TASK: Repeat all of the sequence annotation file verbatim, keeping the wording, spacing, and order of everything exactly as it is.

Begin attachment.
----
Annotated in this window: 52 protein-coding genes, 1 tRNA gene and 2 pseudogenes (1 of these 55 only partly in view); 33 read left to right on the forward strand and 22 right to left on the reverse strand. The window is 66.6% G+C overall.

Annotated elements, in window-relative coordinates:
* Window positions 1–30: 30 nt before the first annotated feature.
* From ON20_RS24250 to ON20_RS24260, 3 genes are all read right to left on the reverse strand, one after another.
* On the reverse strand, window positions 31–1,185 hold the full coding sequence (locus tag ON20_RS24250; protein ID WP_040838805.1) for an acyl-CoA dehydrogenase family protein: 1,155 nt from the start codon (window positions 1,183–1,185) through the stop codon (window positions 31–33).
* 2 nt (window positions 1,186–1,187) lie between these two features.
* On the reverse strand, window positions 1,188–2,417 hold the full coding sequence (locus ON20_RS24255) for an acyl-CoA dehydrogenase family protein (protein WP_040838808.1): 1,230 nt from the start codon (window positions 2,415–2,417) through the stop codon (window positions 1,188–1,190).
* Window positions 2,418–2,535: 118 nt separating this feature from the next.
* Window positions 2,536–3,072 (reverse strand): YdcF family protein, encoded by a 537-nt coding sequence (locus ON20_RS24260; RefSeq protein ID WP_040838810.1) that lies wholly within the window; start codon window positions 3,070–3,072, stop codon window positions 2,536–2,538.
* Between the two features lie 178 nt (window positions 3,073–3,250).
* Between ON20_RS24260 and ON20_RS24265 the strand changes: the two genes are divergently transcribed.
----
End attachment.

Annotated in this window: 52 protein-coding genes, 1 tRNA gene and 2 pseudogenes (1 of these 55 only partly in view); 33 read left to right on the forward strand and 22 right to left on the reverse strand. The window is 66.6% G+C overall.

Annotated elements, in window-relative coordinates:
* Window positions 1–30: 30 nt before the first annotated feature.
* From ON20_RS24250 to ON20_RS24260, 3 genes are all read right to left on the reverse strand, one after another.
* On the reverse strand, window positions 31–1,185 hold the full coding sequence (locus tag ON20_RS24250; protein ID WP_040838805.1) for an acyl-CoA dehydrogenase family protein: 1,155 nt from the start codon (window positions 1,183–1,185) through the stop codon (window positions 31–33).
* 2 nt (window positions 1,186–1,187) lie between these two features.
* On the reverse strand, window positions 1,188–2,417 hold the full coding sequence (locus ON20_RS24255) for an acyl-CoA dehydrogenase family protein (protein WP_040838808.1): 1,230 nt from the start codon (window positions 2,415–2,417) through the stop codon (window positions 1,188–1,190).
* Window positions 2,418–2,535: 118 nt separating this feature from the next.
* Window positions 2,536–3,072 (reverse strand): YdcF family protein, encoded by a 537-nt coding sequence (locus ON20_RS24260; RefSeq protein ID WP_040838810.1) that lies wholly within the window; start codon window positions 3,070–3,072, stop codon window positions 2,536–2,538.
* Between the two features lie 178 nt (window positions 3,073–3,250).
* Between ON20_RS24260 and ON20_RS24265 the strand changes: the two genes are divergently transcribed.